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Award-winning Scottish firm to shut down at end of this month



The Bridge of Allan-based Angels’ Share Glass, which makes products for the whisky industry and giftware market, was established by Karen Somerville and her late father Tom Young in 2013.

It has since gone on to supply some of the biggest names in the distilling sector, as well as visitor centres and gift shops at home and abroad.

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Speaking to The Herald in September 2020, Somerville said she had long held ambitions to start her own company and came up with the idea while watching the Ken Loach film The Angels’ Share.

A crowdfunding appeal in 2016 helped to raise the funding for its Bridge of Allan studio where it trained its own glassmakers.

The company went on to win the International Growth Award at The Herald Family Business Awards in December 2022.

However, in a post shared on LinkedIn, Somerville confirmed the business would be closing down, stating that the passing of her father has “left a large hole in our lives and in the business”.

She wrote: “After 11 remarkable years, the angels at Angels Share Glass are folding their wings. I wanted you to be the first to know that Angels’ Share Glass Ltd will be closing on May 31st 2024.

“We’ve been so grateful for your unwavering support. We’ve loved sharing this amazing journey with you. The company has been more successful than we could ever have envisioned when my dad, master glassblower, Tom Young MBE, and myself sat down and dreamed up the concept of the original whisky angels.

“From our first tentative steps, we’ve really flown not only winning awards from the get-go but bringing employment to our small village and keeping those members of staff as friends. We’ve worked with some of the biggest names in whisky.

“Our whisky angels, water droppers & specialist whisky glassware have flown all over the world and been a global hit as gifts.”

The statement continued: “Tom’s pioneering work and expertise in glass-blowing and my knowledge of and passion for the world of whisky has led to me judging the prestigious Scottish Whisky Awards and co-founding the highly successful Fife Whisky Festival.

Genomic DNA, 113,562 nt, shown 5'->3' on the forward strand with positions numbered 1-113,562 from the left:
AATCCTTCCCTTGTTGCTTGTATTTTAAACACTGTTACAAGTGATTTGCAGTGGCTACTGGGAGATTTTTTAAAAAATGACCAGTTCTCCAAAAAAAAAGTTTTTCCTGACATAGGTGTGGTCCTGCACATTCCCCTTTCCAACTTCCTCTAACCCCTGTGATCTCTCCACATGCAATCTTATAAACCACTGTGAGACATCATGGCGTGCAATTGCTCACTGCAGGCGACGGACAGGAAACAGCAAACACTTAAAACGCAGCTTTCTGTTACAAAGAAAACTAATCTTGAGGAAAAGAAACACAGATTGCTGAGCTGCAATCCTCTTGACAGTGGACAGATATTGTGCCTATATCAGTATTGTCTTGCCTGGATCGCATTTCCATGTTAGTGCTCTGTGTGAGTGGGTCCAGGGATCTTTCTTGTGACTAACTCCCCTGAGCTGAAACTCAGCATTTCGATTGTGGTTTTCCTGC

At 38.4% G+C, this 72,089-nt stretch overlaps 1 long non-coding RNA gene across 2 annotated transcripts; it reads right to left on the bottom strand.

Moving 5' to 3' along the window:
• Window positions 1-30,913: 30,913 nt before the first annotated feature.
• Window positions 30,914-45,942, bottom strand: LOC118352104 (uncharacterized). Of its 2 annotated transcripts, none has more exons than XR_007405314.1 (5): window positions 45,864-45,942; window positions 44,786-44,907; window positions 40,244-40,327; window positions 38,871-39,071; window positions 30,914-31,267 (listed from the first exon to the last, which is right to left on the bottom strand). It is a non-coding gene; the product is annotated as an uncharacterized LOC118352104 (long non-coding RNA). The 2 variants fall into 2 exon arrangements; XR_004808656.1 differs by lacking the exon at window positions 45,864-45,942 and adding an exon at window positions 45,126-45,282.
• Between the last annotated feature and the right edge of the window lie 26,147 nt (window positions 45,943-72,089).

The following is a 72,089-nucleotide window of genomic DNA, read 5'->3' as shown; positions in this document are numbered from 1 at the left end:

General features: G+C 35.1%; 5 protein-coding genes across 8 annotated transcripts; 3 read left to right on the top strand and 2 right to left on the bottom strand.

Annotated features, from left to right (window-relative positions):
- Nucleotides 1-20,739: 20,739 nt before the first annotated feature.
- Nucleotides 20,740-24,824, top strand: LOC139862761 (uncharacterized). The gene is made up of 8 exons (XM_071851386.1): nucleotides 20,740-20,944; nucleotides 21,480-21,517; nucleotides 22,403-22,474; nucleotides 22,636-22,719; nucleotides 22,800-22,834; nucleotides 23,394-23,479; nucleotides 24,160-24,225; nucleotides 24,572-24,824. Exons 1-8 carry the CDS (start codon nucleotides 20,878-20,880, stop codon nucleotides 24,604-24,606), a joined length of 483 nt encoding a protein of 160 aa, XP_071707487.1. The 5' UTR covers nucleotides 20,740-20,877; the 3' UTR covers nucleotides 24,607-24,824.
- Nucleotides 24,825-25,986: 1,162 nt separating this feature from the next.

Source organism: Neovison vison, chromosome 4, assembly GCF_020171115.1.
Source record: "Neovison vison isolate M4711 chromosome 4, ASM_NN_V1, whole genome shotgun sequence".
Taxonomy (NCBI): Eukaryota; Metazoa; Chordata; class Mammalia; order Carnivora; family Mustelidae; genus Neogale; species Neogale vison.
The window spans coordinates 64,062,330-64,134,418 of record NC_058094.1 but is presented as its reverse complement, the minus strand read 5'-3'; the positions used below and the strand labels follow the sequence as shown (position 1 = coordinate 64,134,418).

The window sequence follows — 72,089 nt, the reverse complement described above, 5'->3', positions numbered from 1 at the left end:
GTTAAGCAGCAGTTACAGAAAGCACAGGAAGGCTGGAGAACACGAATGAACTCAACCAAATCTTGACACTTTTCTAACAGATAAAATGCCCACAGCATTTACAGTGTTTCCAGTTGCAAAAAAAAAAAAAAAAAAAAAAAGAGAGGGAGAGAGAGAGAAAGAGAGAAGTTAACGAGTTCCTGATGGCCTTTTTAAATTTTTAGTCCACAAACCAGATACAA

“As vice-chair of the British Association of Women Entrepreneurs (Scotland) and an ambassador for Women’s Enterprise Scotland, I’ve also been able to share my business knowledge and expertise in e-commerce with other female entrepreneurs.

“My dad’s passing last year left a large hole in our lives and in the business. We all miss him dreadfully. With new, exciting opportunities on the horizon for me, it was the natural time to take stock.

“As a team, we have achieved so many of our goals and while the decision to close Angels’ Share Glass has not been taken lightly, I felt it was important to go out on a high.”

Mr Young served his apprenticeship as a glassblower in Glasgow with R&J Wood, which made medical and laboratory glassware, and was awarded master glassblower status in 1977. 

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Somerville said her father’s legacy had been secured by the University of Stirling, which now holds his archive and future exhibitions on his work are planned. 

She paid tribute to the staff at Angels’ Share Glass, saying: “Our fantastic team are not just employees, but friends and we are looking after their interests.

“I’d like to pay tribute to them publicly for all their support and hard work over the years and to our board of directors.

“Our transition is being managed smoothly and calmly. All pending orders and obligations will be fulfilled promptly. We are committed to ensuring that your experience with us remains positive until the end. Your satisfaction has always been our top priority, and we remain dedicated to supporting you during this time of change.”

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